• Certain events involving violence or knife offences have happened at the place in the previous 12 months, and
  • The senior police officer considers the use of hand-held scanners likely to be an effective means of detection or deterrence, and
  • The senior police officer has considered the impact of the use of hand-held scanners on lawful activity in the area and whether any past use of hand-held scanners in the area has been effective.

The bill proposes that a declaration can only be in place for 12 hours, and to require NSW police to publish declarations of designated areas on the NSW police force website as soon as practicable after the declaration is made. 

The bill also allows police officers to board a public transport vehicle and scan individuals, as long as the vehicle has not travelled more than two stops away from the public transport station.

Why were Wand Searches Introduced? 

The new bill which allows wand searches was introduced in an attempt to deter the increasing levels of knife related crime in the community.  The new laws are based on and are similar to ‘Jacks Law’ which was passed in Queensland in 2023.  Queensland introduced this law after two high profile knife related incidents in 2019 and 2020.  More than 500 weapons were seized during the first year of Queensland’s new search laws.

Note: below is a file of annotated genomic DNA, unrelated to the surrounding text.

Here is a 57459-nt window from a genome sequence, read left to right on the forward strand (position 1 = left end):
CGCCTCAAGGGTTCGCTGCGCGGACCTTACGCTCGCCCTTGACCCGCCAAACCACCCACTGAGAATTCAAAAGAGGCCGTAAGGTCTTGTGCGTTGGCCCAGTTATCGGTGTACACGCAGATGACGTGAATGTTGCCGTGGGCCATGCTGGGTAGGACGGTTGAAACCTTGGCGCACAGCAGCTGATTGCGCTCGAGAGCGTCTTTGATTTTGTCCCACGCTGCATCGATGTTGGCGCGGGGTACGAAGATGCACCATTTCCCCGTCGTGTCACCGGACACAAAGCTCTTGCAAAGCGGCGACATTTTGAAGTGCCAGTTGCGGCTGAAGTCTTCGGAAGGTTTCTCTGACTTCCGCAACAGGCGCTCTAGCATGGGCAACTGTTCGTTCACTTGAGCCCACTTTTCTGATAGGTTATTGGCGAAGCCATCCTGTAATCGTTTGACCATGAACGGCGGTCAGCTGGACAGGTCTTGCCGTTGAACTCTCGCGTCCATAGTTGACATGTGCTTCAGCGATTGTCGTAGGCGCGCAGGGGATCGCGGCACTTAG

What If I Refuse to be Scanned?

Proposed section 45N states that it is an offence for a person, without reasonable excuse, to fail or refuse to comply with an order by a police officer to be subject to a scan.  The penalty for refusing to submit to being scanned is a maximum fine of $5,500.00.

Safeguards controlling the use of Scanning

Section 45O outlines certain safeguards a police officer must comply with if carrying out a scan. These include the following:

  • The police officer must exercise the power in the least invasive way practicable. 
  • If reasonably practicable, the police officer must be of the same sex as the person. 
  • The police officer may detain the person for as long as is reasonably necessary to exercise the power.